There was one comment that both puzzled and annoyed me in Chapter three. At the very beginning of the chapter Nelson says that not being able to predict the actual measured values of something is a blessing in disguise. He then explains this by saying no-one would want a list of positions and velocities of the air molecules in a room as this would be an absurd amount of useless information.
But I disagree with him here. Granted that measuring these values for air molecules in a room would be particularly boring, however if you could apply this to useful situations such as the folding of a protein it would be very useful. As for the comment about the amount of information, I thought that was what computers were used for; maybe I’m just lazy though.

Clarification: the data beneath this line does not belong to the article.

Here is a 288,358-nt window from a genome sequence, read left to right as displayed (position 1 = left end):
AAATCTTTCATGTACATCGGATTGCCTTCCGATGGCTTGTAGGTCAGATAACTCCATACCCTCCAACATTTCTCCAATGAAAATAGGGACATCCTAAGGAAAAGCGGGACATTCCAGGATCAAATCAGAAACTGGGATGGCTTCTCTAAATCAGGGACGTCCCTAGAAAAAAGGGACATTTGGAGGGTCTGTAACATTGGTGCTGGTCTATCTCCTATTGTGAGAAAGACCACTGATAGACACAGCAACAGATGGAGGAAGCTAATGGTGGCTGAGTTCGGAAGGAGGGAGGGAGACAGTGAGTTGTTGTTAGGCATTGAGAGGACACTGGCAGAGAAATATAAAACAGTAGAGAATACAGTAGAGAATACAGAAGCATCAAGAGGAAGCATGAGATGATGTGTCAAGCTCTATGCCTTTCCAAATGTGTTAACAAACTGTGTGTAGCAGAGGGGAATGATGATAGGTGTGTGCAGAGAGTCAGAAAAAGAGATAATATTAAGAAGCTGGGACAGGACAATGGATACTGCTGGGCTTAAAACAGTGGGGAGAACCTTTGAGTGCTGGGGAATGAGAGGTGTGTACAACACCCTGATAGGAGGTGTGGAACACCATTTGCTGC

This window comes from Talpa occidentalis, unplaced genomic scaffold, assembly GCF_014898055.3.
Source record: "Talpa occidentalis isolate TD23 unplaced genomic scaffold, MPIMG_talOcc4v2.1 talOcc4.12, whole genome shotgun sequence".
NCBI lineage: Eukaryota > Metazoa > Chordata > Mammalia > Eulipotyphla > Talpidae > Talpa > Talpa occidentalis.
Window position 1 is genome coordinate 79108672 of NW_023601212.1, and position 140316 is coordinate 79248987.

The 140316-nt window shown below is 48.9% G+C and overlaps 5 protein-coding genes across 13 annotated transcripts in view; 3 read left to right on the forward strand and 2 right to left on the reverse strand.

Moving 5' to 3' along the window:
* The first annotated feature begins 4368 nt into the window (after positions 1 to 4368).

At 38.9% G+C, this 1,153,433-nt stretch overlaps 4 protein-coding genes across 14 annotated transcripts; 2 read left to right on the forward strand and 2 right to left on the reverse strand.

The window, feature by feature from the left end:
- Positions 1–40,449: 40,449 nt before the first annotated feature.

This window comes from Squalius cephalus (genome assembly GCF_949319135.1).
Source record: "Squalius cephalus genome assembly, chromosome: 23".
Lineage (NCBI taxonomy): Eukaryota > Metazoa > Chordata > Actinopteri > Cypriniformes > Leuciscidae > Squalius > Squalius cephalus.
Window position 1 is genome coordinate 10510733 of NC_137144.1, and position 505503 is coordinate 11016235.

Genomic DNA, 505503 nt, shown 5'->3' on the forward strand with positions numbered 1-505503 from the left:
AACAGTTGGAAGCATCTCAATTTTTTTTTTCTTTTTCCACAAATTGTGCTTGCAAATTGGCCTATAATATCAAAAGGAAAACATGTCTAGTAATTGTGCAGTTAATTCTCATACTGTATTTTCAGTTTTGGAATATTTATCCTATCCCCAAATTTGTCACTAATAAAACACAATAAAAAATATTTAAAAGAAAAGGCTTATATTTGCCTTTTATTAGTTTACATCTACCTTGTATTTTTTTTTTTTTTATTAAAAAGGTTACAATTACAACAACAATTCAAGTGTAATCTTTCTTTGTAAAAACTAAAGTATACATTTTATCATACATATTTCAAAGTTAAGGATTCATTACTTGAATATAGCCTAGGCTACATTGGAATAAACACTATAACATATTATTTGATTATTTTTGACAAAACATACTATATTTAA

I understand that his comment was probably an interesting way of introducing probability distributions but I still think that given the option both Biologists and Physicists would opt for the ability to make accurate predictions rather than probabilistic estimates.